A wide range of manufacturing industries support a US VAT as a way to overcome what they see as a trade advantage enjoyed by countries that have VATs. George Shuster, co-chairman of the American Manufacturing Trade Action Coalition, says, "Unless the United States addresses the competitive disadvantage caused by foreign border tax schemes such as VATs, it will never be able to level the playing field for domestic manufacturers and other producers of goods and services."
Administration trade officials and many members of Congress have repeatedly said the United States must do a better job of enforcing its trade agreements. Textile industry leaders believe US Customs and Border Protection must make Customs enforcement a high priority in view of the high risk for textile and apparel fraud. Last year, industry lobbyists succeeded in getting $9 million in the Department of Homeland Security (DHS) budget dedicated to textile and apparel customs enforcement. In this year's Customs reauthorization bill, they will seek steps to correct what they see as structural problems and provide additional funding to create a sophisticated electronic system to crack down on illegal trade. They also are relying on two ongoing textile-import monitoring programs to pinpoint import surges and illegal activities by Chinese exporters, which can provide data that can be the basis for filing cases seeking relief under anti-dumping and countervailing duty laws.
Buy American Problems
The highly-touted Kissell amendment that broadened the Defense Department Buy American textiles and apparel requirement to include Transportation Security Administration (TSA) procurement has run into problems because the office of the USTR failed to give Mexico, Canada and Chile timely notification as required by the WTO's Government Procurement Agreement, which bans domestic procurement requirements unless a waiver is claimed on grounds of national security. Under the law, participants in FTAs with the United States must be notified; and the Caribbean, Central America and other FTA partners did receive timely notice. Because of the failure to do so with Canada, Mexico and Chile, those countries may bid on TSA contracts. The USTR says it is missing an effort to resolve the problem with Chile and the North America Free Trade Agreement partners, but that could take months.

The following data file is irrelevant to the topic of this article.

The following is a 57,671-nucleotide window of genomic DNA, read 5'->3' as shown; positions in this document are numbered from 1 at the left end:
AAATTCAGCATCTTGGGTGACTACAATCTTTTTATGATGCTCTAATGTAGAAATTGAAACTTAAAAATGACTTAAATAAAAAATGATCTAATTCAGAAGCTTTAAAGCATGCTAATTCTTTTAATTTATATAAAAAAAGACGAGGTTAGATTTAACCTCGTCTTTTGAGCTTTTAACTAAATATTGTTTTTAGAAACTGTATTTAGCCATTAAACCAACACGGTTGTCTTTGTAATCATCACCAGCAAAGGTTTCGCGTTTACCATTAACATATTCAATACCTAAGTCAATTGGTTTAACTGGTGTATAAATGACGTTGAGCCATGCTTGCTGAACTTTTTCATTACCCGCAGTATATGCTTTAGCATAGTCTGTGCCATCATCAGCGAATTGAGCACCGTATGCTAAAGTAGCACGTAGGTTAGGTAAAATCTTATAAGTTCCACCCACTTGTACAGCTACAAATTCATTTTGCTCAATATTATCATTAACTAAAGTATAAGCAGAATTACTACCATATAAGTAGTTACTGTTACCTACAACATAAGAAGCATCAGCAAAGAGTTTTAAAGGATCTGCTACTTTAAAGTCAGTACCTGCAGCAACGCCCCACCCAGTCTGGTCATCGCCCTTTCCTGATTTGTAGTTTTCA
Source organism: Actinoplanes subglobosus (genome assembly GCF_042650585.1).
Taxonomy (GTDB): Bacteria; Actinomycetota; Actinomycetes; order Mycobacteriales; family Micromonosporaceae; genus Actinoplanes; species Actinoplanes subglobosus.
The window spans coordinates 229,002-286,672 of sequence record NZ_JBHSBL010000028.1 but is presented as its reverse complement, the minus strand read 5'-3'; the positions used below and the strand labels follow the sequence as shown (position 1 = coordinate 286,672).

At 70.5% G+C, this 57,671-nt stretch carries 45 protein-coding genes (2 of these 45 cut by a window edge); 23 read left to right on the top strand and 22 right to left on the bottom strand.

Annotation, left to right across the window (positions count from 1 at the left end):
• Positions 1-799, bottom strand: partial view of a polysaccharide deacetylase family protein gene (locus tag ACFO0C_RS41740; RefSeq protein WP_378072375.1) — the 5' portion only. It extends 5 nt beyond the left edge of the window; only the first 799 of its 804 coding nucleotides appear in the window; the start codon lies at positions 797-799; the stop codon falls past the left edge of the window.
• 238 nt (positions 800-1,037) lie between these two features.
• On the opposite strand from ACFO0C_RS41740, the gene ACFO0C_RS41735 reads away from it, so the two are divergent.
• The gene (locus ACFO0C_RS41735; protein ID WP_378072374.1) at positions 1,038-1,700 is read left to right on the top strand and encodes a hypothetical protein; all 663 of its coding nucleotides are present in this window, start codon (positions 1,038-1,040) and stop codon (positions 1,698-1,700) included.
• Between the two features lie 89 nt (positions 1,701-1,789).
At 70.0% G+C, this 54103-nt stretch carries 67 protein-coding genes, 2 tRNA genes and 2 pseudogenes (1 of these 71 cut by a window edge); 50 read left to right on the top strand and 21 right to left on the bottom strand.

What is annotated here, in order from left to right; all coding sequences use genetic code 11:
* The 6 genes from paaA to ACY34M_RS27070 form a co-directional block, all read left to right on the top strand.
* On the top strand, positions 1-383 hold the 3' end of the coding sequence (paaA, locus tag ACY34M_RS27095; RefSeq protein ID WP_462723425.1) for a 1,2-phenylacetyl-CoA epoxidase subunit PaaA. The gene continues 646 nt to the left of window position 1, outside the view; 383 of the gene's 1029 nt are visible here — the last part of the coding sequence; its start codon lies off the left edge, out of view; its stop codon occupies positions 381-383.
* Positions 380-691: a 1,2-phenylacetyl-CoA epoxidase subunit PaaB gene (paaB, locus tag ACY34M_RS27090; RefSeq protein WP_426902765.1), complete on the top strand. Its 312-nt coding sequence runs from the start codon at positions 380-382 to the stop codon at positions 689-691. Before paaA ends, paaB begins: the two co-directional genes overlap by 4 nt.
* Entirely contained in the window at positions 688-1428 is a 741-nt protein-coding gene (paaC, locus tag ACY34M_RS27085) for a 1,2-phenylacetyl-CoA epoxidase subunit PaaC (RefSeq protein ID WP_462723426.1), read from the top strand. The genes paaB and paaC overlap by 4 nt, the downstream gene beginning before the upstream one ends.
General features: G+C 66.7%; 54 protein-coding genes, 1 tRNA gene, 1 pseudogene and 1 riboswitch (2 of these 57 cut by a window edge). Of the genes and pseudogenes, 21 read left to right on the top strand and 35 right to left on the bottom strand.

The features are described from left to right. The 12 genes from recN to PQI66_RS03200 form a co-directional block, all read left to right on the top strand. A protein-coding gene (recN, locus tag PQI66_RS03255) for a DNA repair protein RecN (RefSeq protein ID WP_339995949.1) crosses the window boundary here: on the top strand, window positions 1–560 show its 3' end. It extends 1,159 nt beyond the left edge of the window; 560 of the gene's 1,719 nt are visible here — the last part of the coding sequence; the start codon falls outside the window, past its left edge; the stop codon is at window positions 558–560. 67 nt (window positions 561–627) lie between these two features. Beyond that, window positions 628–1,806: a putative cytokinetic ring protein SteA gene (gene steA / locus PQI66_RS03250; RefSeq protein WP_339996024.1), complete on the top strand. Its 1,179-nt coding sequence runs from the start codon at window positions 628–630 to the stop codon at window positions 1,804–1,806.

While the legislation also provided for extending the Buy American requirement to other DHS agencies, that, too, could be a long, drawn-out process, as government agencies generally resist such requirements because of what they can do to their budgets.
Union Organizing Effort
Although President Obama and the Democratic Congress are strongly committed to enacting the Employee Free Choice Act (EFCA), which would change the way unions are allowed to organize employees, that highly controversial measure is on the sidelines for the time being. It is strongly opposed by businesses ranging from manufacturers to retailers. The Coalition For a Democratic Workplace, comprised of more than 580 organizations, including textile and apparel manufacturers and retailers, contends the EFCA would undermine long-standing principles of federal labor law. The so-called "card check" would certify a union as a bargaining agent if more than 50 percent of the workers sign a card, thus eliminating the secret ballot. It also provides for a government arbitrator to step into labor disputes after 120 days and force both sides to accept a two-year contract. There also are harsh new penalties for companies violating regulations during an organizing campaign.
Although a similar measure passed the House of Representatives in the 110th Congress, the outlook for the EFCA at this time is at best uncertain.